What type and level of communication do you need? Is the editor available via e-mail, Internet chat programs (e.g., Facebook messenger, Skype), phone calls, and/or text messages? The communication process starts before you choose your editor. Does the editor respond in a timely fashion (usually within 2-4 business days) of your initial editing inquiry?
6) Editor’s View on Editing.
Is the editor a stickler for rules? Does the editor understand that sometimes rules are broken (e.g., use of sentence fragments in dialogue or for emphasis, using passive voice when appropriate). What is the editor’s goal and belief in respect to editing? Will the editor ensure your voice and style are maintained?
7) What You Know About the Editor
Have you heard about the editor in writing/book communities? Have other authors recommended the editor? Have you read a book edited by the editor? Does the editor have a website and/or social media sites? Is there a list of past projects the editor has worked on? Does the website give information about the editor and the service provided? Are there testimonials/reviews listed on the editor’s website and/or social media sites? Does the editor have a preferred genre? Are there any genres the editor won’t edit?
8) Editor’s Attitude
Is the editor professional? Courteous? Respectful? Does the editor explain things in a way that is easy to understand? How does the editor treat the author and any questions he/she has? Does the editor provide any additional assistance/feedback beyond working directly on your manuscript?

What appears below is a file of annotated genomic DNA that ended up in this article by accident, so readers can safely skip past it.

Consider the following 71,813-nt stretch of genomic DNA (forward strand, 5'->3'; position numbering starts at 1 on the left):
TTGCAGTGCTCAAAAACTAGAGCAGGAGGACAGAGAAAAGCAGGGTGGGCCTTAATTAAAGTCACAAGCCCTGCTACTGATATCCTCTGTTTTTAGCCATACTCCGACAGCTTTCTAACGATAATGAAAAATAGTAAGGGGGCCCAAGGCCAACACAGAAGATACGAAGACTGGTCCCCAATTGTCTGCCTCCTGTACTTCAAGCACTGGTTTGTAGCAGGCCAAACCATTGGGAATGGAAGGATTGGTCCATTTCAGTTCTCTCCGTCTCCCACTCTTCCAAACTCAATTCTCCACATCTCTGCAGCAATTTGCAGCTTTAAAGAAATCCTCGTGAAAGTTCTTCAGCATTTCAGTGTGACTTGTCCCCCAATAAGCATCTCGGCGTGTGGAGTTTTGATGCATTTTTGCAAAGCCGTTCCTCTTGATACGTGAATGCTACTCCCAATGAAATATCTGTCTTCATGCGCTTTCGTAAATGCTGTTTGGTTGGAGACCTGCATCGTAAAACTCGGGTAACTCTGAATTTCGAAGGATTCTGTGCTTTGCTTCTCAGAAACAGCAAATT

9) Editing services contract
Does the editor provide one? An editing services contract will spell out the particulars of the service the editor provides, editor and author requirements, scheduled date of editing and timeline, payment details, and protects the author and his/her work.
When is the editor’s next available editing date? How far in advance do you need to book an editing slot with the editor? Will the editor allow you to book an editing slot now for a future date? Will the dates the editor has available fit with your timeline for other book-related tasks and potential publication date?
11) Good “Fit” For You and Your Book
After looking at all the other factors, determine which editors you would like a sample edit from. Once you have obtained a sample edit and quote from your selected editors, review each sample edit and the information gathered about each editor.
When you are deciding which editor you will hire, you want to consider all the above-mentioned factors and ensure the editor is a good “fit” for you and your book. Will the editor meet your requirements for you and your book and provide a professional service and working relationship?